This fall, students in ART 3663: History of American Art had the opportunity to visit the OSU Museum of Art’s study room in order to get a close look at works from the permanent collection. In small groups, they selected a single object to study together for an hour, and then they wrote individual papers based on the ideas generated in the group. In this post, student Audrey Gleason writes about the 1881 etching, A Young Republican, by the artist and entrepreneur John Ames Mitchell.
The 1881 etching by John Ames Mitchell, titled A Young Republican, reflects a more humorous depiction of America than traditional idealistic images. It satirizes the Victorian values of contemporary America while incorporating popular medievalism of the nineteenth century.
There are two characters in the etching who represent America and Europe respectively. The boy in the etching, who represents America, is positioned with body language such that he is read as lazy. His legs are casually crossed and he is seated on the armrest of the chair. The expression on his face is very neutral, even apathetic. The king figure, who represents Europe, is rather fat and dressed very fancily. He has a plate in front of him with meat, suggesting that he just ate a very rich meal. Of course, the largely monarchical Europe is symbolized by the king’s crown, not to mention the elaborate castle setting. But the symbolism goes deeper than this. The boy’s lazy and apathetic body language contradicts the American dream that hard work can make any person successful. Victorian values at the time “taught people to work hard, to postpone gratification, to repress themselves sexually, to ‘improve’ themselves, to be sober, conscientious, even compulsive” (Howe 521). Clearly, the boy in the etching is rejecting those teachings. Mitchell relies on this contradiction as the heart of his humor. According to his obituary, he was known to like other people and enjoy their company, so we know this image is supposed to be read as funny rather than bitter. He is not necessarily upset that Americans can be really lazy, but instead finds it humorous.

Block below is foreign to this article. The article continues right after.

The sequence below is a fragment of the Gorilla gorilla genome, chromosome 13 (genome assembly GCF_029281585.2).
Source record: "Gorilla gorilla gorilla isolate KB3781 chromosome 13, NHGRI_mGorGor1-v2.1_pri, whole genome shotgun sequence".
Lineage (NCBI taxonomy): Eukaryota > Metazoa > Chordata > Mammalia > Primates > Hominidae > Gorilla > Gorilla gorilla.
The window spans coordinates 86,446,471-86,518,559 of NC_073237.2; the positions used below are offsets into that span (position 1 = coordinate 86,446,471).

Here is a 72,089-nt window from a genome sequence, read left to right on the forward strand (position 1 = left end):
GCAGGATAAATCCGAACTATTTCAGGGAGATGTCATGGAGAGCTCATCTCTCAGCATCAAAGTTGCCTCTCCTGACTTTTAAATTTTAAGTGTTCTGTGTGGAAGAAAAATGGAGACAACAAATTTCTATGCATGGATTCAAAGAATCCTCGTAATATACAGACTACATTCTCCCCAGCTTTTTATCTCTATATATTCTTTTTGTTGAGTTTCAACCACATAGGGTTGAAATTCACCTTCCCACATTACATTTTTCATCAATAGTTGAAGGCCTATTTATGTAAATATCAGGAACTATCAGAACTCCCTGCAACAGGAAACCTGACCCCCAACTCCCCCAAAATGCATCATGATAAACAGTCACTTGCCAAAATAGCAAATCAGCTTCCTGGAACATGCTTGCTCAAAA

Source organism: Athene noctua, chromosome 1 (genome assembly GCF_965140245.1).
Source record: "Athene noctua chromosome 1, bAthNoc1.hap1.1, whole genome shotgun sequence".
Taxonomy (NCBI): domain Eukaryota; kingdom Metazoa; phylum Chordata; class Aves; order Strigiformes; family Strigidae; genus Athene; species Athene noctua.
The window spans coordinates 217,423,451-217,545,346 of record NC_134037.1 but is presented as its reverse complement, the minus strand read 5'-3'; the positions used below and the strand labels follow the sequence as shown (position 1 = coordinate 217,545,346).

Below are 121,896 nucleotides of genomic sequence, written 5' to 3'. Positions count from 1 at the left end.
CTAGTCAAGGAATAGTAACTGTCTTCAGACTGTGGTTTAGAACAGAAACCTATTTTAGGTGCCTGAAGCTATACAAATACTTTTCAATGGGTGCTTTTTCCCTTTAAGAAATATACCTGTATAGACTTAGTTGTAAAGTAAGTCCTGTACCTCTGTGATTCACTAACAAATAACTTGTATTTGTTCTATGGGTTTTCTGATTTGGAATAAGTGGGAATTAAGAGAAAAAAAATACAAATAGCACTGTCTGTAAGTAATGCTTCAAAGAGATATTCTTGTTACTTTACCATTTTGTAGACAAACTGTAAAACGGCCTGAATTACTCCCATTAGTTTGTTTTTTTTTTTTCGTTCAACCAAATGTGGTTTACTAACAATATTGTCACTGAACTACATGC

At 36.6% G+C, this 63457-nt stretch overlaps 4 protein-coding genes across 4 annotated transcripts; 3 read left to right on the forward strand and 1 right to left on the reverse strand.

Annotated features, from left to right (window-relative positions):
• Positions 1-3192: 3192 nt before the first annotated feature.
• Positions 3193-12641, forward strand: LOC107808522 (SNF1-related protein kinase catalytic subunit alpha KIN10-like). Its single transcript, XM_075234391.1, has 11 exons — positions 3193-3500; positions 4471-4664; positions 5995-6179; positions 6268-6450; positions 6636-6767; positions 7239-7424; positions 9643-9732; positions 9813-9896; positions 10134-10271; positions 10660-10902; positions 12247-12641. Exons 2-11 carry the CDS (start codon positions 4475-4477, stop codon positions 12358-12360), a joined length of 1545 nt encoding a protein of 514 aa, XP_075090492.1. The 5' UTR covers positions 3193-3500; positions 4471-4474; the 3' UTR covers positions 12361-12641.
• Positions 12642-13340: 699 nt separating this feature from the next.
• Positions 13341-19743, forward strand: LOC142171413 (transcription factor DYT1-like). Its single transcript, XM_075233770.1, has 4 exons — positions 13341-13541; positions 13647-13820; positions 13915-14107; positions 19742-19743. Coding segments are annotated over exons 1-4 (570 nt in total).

Further symbolism can be discussed in the purposeful selection of a child to represent America. For one thing, America was literally much younger than the rest of Europe, which is one explanation for why the former was depicted as a boy and the latter as a man. For another, this was an era when scientific knowledge was just starting to emphasize “children’s biological and psychological vulnerability” (Perera 1862). Children were therefore finally being treated differently than adults, both in real life and in artwork. More specifically to Mitchell, “life was like a child to him” (Miller 88). If America is represented by the child and the child is like life, that would suggest America also represents life. Similar to a child, America has often been portrayed as a land of opportunity, if not vulnerable then impressionable, or a place to start new. However, the boy in this etching is shown as lazy, without much vitality. Again, in this contradiction lies the humor of the piece.